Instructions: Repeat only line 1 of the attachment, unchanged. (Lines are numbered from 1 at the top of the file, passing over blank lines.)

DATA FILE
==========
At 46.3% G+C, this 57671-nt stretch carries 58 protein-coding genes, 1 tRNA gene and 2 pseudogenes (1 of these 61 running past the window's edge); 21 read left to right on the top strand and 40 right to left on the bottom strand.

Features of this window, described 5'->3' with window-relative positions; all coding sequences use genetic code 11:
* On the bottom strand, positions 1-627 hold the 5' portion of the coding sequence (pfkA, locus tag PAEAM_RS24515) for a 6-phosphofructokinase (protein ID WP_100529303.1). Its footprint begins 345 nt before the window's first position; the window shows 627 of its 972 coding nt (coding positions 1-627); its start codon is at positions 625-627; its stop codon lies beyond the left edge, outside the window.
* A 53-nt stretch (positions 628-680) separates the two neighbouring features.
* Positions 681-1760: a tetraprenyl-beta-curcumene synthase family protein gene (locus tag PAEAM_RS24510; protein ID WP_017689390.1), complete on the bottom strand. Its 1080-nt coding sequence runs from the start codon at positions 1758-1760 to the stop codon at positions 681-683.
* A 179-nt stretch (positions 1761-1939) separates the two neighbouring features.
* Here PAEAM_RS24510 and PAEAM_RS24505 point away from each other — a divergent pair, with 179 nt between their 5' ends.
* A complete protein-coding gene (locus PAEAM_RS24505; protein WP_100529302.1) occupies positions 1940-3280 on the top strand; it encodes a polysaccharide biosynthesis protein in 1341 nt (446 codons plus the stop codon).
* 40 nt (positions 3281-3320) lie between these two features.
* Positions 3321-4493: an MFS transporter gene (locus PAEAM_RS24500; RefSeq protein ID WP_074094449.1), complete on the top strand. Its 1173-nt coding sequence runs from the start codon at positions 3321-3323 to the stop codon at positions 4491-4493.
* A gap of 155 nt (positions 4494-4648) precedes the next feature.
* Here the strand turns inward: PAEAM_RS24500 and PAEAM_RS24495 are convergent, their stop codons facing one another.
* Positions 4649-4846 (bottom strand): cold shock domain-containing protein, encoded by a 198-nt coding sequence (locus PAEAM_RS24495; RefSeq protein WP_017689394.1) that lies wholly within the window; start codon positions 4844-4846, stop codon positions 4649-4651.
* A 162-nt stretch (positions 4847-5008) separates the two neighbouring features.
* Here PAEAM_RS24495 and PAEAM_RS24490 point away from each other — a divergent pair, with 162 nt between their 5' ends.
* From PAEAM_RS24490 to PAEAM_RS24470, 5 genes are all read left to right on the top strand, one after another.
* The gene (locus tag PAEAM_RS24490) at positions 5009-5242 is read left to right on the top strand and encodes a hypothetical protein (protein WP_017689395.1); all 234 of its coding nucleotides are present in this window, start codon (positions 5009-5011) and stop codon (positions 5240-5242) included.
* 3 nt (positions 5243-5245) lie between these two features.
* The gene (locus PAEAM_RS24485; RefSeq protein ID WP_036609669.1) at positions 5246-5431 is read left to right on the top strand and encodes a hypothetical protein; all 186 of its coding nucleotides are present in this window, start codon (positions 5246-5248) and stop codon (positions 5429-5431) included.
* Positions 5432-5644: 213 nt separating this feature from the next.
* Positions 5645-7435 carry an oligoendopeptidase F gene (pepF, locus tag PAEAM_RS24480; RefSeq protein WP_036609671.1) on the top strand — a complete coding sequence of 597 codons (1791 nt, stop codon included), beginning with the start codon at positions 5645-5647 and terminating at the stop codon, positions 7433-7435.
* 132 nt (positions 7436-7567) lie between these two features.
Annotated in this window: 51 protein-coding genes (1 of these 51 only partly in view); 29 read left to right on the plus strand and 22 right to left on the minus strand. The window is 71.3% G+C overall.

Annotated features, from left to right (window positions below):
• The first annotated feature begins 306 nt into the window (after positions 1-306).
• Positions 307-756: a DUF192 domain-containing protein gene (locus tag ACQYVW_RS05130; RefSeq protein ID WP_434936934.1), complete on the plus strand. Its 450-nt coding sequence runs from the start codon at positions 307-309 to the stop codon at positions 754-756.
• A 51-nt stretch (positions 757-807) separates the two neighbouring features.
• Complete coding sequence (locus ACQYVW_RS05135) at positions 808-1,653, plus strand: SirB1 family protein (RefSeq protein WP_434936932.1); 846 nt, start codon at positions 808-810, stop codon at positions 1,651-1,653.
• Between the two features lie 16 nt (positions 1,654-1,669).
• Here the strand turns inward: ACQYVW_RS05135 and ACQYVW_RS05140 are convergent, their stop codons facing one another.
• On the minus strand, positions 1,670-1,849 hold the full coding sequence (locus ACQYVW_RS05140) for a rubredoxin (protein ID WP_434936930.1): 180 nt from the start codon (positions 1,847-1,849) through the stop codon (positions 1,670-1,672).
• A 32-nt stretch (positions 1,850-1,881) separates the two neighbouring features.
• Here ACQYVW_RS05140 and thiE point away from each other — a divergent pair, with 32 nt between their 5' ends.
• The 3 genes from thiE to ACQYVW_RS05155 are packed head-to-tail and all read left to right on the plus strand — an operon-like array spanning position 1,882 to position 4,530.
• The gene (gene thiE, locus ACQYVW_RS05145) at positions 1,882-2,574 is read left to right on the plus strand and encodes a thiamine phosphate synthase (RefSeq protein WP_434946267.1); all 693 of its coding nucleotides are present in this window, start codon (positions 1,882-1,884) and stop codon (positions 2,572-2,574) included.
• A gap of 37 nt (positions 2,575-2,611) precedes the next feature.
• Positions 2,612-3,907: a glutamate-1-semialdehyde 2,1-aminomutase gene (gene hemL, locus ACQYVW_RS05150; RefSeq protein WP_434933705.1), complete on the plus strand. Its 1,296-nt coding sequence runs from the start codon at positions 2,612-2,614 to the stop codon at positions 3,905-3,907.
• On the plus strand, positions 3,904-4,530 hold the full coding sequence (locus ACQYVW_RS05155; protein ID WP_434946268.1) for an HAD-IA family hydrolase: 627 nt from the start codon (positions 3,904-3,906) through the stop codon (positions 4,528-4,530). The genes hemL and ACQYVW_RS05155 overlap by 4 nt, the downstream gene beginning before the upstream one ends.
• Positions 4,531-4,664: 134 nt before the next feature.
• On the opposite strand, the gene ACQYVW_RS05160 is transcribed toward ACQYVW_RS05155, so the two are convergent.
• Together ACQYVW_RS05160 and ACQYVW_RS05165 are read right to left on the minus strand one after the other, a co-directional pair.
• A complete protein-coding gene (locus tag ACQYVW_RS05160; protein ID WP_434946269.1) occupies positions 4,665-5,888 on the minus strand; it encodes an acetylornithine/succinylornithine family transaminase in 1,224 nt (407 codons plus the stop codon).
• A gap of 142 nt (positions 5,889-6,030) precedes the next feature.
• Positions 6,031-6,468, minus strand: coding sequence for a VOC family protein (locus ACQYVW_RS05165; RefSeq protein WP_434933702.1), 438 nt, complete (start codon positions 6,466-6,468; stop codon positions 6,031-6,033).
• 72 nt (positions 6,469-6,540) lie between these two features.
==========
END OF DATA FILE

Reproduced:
At 46.3% G+C, this 57671-nt stretch carries 58 protein-coding genes, 1 tRNA gene and 2 pseudogenes (1 of these 61 running past the window's edge); 21 read left to right on the top strand and 40 right to left on the bottom strand.